You’re blessed that when truly broken, God gives you what you need the most. – Matthew 5:4
This is the second of a series of nine Beatitudes (Matthew 5:1-12) in the Sermon on the Mount. Jesus has been laying down the ethics of an “upside down” kingdom in these short, pithy but profound declarations. Rather than focusing on how we feel or the way we operate our lives, or on our distinctive personalities or preferences, Jesus forces us to go much deeper and much broader at the same time. These are characteristics of the NORMAL Christian, not the special Christian, or the trained Christian, or the mature Christian, or the Christian professional. They are qualities for all who have been made, in the words of the Bible, a “new creation” in Christ Jesus, and in whom God the Holy Spirit, is producing his fruit of grace, love, joy and peace. As John Piper has well said, “God is most glorified in us when we are most satisfied in him.”
Joyful mourning. Sounds like an oxymoron, doesn’t it, like the “living dead,” or “bitter sweet” or “accidentally on purpose” or “pretty ugly.” Shakespeare strings them together in the play, Romeo and Juliet – “O heavy lightness! Serious vanity! Mis-shapen chaos of well-seeming forms!” Who are those who mourn? They are people who have a gut-level sense of anguish and sorrow. It may be over personal or corporate tragedy or disaster. It may be deep grief over both sins we commit and those sins committed outside of us that deeply touch us. “Contrition” would be the old word here. But this is sorrow without gloominess or moodiness, and seriousness without sullenness.
Joyful mourning is a relational, dynamic quality of living before God that is sensitive to God’s holy character, sensitive to one’s standing or state before this God and sensitive to the heart of Jesus, who, after all, wept both over the graveside of Lazarus and the judgment about to fall on Jerusalem. It is the eyelash of God brushing against the sensitive folds of the heart. Jesus is blessing the sensitive believer here. It is these, Jesus says, that “will be comforted.” They will experience the overwhelming presence of God’s comfort in a way that goes beyond feelings. Different kinds of grief for different kinds of reasons need different kinds of solutions. Contrary to what most think, some are comforted through exhortation or even rebuke (1 Thessalonians 2:12). Some will be comforted through instruction (Titus 1:9). The Message rendering of this verse has it right: “You’re blessed when you feel you’ve lost what is most dear to you. Only then can you be embraced by the One most dear to you.”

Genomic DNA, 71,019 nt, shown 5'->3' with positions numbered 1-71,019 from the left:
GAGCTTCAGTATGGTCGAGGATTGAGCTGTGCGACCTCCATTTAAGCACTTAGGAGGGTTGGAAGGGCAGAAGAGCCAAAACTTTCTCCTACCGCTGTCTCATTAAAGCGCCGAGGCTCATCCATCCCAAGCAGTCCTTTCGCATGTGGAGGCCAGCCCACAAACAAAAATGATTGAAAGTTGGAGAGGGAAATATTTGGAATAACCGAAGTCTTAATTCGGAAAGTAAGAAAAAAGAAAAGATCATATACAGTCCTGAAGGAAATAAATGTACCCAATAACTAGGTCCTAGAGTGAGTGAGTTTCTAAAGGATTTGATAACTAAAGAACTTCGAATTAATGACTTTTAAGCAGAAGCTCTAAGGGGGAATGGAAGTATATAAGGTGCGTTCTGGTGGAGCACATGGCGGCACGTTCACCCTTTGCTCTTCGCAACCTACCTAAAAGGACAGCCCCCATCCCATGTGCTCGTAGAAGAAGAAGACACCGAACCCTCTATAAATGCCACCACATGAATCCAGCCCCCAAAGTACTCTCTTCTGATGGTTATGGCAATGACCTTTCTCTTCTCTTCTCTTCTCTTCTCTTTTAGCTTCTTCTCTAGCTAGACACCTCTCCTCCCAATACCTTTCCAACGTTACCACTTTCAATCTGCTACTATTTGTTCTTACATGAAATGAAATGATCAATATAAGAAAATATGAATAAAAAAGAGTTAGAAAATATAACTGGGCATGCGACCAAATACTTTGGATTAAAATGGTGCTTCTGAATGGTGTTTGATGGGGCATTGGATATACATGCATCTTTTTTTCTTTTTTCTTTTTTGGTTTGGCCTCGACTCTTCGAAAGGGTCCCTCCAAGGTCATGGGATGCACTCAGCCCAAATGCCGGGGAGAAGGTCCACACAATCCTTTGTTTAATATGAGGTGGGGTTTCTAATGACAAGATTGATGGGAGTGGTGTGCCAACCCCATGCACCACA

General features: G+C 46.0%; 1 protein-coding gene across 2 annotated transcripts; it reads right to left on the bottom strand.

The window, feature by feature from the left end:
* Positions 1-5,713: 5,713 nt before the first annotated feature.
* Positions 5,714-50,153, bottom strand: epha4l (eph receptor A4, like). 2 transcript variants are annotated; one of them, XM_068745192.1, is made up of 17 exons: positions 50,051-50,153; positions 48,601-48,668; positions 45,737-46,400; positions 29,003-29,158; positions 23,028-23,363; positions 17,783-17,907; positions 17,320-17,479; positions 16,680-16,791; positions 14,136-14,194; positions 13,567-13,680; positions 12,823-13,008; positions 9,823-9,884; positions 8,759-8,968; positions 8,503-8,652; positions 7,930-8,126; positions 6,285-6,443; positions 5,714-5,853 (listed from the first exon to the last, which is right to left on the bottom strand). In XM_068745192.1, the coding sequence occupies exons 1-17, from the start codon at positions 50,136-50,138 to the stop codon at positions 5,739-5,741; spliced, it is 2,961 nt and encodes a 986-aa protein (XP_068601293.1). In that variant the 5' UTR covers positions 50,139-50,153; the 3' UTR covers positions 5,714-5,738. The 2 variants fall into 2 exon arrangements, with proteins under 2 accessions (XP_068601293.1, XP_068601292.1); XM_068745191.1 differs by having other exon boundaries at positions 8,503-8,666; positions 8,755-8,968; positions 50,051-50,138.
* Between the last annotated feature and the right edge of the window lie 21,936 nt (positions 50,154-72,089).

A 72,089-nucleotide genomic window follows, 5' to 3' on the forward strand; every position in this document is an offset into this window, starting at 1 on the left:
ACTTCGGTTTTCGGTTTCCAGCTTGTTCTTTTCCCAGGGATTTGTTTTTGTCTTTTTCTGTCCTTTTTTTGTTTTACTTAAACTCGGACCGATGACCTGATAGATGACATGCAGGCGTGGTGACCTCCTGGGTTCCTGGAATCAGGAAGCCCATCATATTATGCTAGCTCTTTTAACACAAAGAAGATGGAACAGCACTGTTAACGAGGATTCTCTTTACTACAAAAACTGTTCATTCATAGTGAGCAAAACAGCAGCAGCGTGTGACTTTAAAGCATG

The upside-down kingdom of Jesus is filled with those who consistently experience joyful mourning. Are you one of them?
Note: For the Beautitude series follow this link.